Jonathan Toews, believe it or not, is a 28-year-old grizzled veteran, on the verge of completing his ninth season wearing the "C" on his No. 19 sweater.
That's almost is hard to imagine -- having witnessed the evolution of one of the game's most complete players and iconic leaders -- Toews remains the very definition of captain.
As an amateur, Toews competed internationally for Team Canada, winning gold medals at the 2005 World U-17 Hockey Challenge, 2006 and 2007 World Junior Championships and the 2007 World Championships. It was the beginning of a truly remarkable career.
For Chicago fans, however, it all started back in 2006, when the Blackhawks selected Toews with the third overall pick in the NHL Draft. This was not your typical 19-year-old rookie, seeing as most athletes mature as they gain experience. Toews, who earned the nickname Captain Serious, has done the opposite: he has grown into his maturity. After Toews’ rookie season, Blackhawks management met with him during the team’s annual off-season fan convention.
At a downtown hotel, Toews was told he would be the team’s captain at the ripe age of 20, making him the third youngest in league history at the time, behind only Vincent Lecavalier and Sidney Crosby.
“To be honest, we had talked about it his rookie year, but we decided to wait,” Blackhawks General Manager Stan Bowman said. “He responded in typical Jonathan Toews fashion. He said, ‘I’m honored, and I’ll make us proud.’ ”
It was arguably the easiest, yet best decisions, the franchise has ever made.
The Blackhawks advanced to the Western Conference finals that season, their first trip to the playoffs in six years. The next season, Chicago won the Stanley Cup, its first since 1961, led by Toews (Conn Smythe) and fellow young studs Patrick Kane and Duncan Keith.
Toews' burning competitive streak and intensity, the very qualities that made him a leader, ultimately led to the nickname.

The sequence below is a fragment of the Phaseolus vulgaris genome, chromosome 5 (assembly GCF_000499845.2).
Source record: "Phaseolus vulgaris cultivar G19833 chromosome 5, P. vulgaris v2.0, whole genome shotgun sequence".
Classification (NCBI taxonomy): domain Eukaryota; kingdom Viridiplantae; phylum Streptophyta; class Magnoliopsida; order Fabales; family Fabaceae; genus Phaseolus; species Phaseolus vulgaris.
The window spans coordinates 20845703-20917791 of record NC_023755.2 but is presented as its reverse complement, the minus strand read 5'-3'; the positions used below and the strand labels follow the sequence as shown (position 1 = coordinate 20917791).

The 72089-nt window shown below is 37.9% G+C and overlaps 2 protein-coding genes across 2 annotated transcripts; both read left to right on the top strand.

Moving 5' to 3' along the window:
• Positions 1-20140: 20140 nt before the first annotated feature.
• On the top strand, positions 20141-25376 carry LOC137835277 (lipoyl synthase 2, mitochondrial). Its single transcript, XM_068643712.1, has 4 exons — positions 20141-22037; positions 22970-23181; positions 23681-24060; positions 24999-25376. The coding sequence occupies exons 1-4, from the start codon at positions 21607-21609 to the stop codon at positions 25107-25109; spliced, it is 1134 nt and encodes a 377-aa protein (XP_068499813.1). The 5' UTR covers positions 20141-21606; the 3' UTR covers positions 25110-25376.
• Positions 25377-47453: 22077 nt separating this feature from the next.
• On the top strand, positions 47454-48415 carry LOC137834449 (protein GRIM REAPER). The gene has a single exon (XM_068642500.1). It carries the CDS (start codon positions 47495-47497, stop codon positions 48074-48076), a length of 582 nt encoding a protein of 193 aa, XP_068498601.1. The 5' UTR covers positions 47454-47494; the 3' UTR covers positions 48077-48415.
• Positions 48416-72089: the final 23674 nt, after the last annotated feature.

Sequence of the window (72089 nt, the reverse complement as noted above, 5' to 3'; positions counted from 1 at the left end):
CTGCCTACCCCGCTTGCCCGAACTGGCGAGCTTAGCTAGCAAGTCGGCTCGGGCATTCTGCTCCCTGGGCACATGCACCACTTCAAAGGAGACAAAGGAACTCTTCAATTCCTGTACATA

Despite the seemingly perfect fit, Toews has always remained adamant that the Captain Serious reference was an incomplete portrayal of who he really is off the ice.
“I don’t like it at all,” he said. “Guys have known for a few years that’s how they can push my buttons.”
If you have followed the Blackhawks closely during the duration of Jonathan's career, it's no secret nobody enjoys a good prank more than him. Just ask Andrew Shaw. The two waged a prank war during the 2015 season, resulting in hefty room service bills and one malfunctioning toilet.
While 'Captain Serious' will never die for fans, it was really at the beginning of his career when Toews got stuck with the nickname.
"Maybe when he was younger—younger guys get picked on for certain things," Blackhawks goaltender Corey Crawford said. "Jonny's always been a funny guy and likes to joke around when it's time. I don't think he's ever been 'Captain Serious' since I got here. There's times to be serious."
Being made captain at such a young aged helped spark Chicago's hockey renaissance, leading the team to three Stanley Cups. While No. 19 has made it look rather easy, to him, his captaincy has been a learning process he's been quite, well, serious about.
"Looking back, I probably didn't realize how big a responsibility it was, and how much I even had to learn in that situation," he said. "But I think sometimes when you're young, you're naive, you're confident."
There's only one, Captain Serious.